South African Bill Evokes Apartheid Era

The Traditional Courts measure, which gives power to local chiefs, threatens to undermine democracy.

Per-Anders Pettersson/Getty Images
Per-Anders Pettersson/Getty Images

(The Root) — Imagine being subject to a separate law because of your ethnic group. Imagine having no choice over who your leaders are. Imagine not being allowed to have a lawyer at a legal hearing. Imagine being told that your case can’t be heard because you’re a woman and your victory would “make women disrespectful” to their husbands. Imagine being sentenced to forced labor. And imagine that you can’t opt out of this system.

Apartheid tumbled in South Africa in 1994. But if the proposed Traditional Courts Bill (pdf) makes its way into South African law, the above may become a reality for an estimated 17 million South Africans — all of them black, most of them poor and living in rural areas formerly defined as “homelands” for black South Africans under apartheid.

The bill has been bouncing around since 2008 and is now wrapping up hearings at the provincial level, where chiefs who stand to gain status and power have been enthusiastic supporters. It is expected to gain approval from the council of provinces; from there it will go to the National Assembly for a vote.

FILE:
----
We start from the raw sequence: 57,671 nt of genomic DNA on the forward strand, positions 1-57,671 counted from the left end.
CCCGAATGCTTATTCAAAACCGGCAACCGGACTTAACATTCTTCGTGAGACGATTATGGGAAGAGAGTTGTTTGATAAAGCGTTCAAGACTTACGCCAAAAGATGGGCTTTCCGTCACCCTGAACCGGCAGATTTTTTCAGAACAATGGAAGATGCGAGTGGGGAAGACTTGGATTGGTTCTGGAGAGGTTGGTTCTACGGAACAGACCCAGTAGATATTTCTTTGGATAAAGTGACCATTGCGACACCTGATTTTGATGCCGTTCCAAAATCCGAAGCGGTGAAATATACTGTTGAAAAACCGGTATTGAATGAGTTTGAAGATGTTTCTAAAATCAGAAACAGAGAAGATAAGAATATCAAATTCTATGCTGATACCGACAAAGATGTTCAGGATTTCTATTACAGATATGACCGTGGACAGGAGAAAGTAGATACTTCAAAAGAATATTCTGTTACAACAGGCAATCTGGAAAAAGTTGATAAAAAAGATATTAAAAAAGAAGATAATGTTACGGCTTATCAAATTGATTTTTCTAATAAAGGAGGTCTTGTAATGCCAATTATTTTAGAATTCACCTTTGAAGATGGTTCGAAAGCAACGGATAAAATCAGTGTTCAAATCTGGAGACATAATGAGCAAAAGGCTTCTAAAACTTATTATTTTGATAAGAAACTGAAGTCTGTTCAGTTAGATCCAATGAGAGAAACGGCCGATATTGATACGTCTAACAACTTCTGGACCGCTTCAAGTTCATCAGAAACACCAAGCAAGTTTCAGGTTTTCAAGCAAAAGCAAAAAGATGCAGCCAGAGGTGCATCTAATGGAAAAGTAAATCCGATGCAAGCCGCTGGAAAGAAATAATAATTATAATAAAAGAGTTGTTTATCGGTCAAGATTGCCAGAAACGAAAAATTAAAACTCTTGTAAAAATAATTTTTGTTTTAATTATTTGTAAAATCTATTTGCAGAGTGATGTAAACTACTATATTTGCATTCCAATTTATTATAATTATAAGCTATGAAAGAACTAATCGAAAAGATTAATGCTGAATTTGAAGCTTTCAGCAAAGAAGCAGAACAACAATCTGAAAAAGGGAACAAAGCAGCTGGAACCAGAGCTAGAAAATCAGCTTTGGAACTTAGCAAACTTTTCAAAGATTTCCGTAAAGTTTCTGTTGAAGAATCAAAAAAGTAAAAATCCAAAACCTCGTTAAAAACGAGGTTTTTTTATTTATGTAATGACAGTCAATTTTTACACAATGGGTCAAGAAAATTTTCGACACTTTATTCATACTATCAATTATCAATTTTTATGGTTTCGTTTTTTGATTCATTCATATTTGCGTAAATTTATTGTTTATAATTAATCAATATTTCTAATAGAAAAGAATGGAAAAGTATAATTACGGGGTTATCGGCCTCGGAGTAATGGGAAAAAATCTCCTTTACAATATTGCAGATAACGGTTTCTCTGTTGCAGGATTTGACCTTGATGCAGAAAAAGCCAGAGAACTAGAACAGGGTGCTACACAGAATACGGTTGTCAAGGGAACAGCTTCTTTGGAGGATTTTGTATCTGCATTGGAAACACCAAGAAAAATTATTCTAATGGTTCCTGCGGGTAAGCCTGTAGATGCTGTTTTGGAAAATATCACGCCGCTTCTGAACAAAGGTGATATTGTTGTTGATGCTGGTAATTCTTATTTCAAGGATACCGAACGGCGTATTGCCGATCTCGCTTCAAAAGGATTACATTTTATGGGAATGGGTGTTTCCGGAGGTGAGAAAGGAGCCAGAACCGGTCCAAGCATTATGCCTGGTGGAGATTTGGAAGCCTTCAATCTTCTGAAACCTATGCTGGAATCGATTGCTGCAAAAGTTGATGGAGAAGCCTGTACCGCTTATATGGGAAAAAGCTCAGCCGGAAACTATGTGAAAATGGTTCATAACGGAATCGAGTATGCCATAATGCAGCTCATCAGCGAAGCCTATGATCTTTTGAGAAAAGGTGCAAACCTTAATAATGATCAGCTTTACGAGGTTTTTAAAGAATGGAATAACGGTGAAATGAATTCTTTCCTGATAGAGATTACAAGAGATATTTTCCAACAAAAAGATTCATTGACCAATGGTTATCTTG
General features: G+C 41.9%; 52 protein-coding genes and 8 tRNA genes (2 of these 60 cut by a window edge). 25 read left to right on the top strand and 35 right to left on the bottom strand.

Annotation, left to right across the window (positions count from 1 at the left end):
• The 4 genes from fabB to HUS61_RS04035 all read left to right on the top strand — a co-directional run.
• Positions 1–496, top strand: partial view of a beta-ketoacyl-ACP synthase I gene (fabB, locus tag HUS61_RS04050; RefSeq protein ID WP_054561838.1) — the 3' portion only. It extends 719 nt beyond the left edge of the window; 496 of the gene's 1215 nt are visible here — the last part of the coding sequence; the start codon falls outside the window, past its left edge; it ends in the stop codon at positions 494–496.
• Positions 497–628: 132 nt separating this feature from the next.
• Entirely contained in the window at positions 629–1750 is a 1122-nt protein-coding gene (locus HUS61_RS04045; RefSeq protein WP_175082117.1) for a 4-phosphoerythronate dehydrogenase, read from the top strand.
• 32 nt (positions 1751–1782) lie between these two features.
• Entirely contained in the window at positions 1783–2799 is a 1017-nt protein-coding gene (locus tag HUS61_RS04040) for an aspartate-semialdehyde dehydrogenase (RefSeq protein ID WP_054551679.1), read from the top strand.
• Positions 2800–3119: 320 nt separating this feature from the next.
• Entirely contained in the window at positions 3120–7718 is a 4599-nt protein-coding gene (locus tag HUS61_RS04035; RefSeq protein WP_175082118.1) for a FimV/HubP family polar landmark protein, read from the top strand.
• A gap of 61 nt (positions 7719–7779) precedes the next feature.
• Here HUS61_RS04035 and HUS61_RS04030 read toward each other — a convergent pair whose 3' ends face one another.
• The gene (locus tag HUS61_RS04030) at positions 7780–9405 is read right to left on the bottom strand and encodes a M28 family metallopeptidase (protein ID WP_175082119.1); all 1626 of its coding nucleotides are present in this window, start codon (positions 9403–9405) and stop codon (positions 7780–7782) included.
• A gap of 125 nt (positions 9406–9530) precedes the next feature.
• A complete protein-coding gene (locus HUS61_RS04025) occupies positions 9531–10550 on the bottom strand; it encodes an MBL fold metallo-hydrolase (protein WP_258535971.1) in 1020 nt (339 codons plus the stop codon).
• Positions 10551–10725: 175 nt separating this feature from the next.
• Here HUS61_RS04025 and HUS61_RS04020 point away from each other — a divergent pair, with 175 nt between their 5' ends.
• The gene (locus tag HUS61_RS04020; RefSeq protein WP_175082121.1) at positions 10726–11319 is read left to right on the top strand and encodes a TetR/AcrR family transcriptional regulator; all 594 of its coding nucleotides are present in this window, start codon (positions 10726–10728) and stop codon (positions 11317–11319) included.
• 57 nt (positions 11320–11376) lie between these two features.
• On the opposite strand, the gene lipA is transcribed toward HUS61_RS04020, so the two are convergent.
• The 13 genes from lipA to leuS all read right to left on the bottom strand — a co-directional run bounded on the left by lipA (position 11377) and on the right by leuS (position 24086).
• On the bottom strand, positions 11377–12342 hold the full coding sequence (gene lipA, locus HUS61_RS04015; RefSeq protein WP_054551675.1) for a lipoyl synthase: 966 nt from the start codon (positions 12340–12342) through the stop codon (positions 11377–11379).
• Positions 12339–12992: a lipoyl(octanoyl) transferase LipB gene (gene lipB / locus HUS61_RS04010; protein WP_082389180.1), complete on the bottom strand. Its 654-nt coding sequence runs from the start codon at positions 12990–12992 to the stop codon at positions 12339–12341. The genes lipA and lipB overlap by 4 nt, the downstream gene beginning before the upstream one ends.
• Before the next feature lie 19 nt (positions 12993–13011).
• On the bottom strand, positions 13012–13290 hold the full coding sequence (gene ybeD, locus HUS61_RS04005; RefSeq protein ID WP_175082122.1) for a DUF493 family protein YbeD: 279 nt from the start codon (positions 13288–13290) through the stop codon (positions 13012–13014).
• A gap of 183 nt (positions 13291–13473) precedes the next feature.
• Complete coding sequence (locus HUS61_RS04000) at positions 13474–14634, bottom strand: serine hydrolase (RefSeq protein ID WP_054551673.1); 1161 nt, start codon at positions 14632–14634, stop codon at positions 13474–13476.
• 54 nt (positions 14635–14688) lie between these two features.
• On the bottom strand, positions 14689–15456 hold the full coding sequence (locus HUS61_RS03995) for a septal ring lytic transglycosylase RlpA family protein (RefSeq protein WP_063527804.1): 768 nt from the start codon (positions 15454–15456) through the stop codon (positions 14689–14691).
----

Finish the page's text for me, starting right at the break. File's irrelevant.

The bill is a reprise of the Black Administration Act 38 of 1927 (pdf), which put black South Africans under the rule of traditional leaders established by proclamation, not parliament. That law was part of a parcel of hateful apartheid-era legislation that made blacks second-class citizens in their own country.

The proposal says the new bill is intended to prevent conflict and maintain harmony in communities through traditional courts that can hear civil and criminal cases. There is some merit there: South African courts are overburdened and this bill would allow the government to unload some of its caseload. The traditional courts should provide quicker resolutions and should respect local customs. And from a policing standpoint, community disapproval can be a strong deterrent to crime — except when it strays into vigilantism, as it has all too often in South Africa’s slums. In fact, the disturbing trend of vigilantism has been blamed by at least one think tank on the homeland system.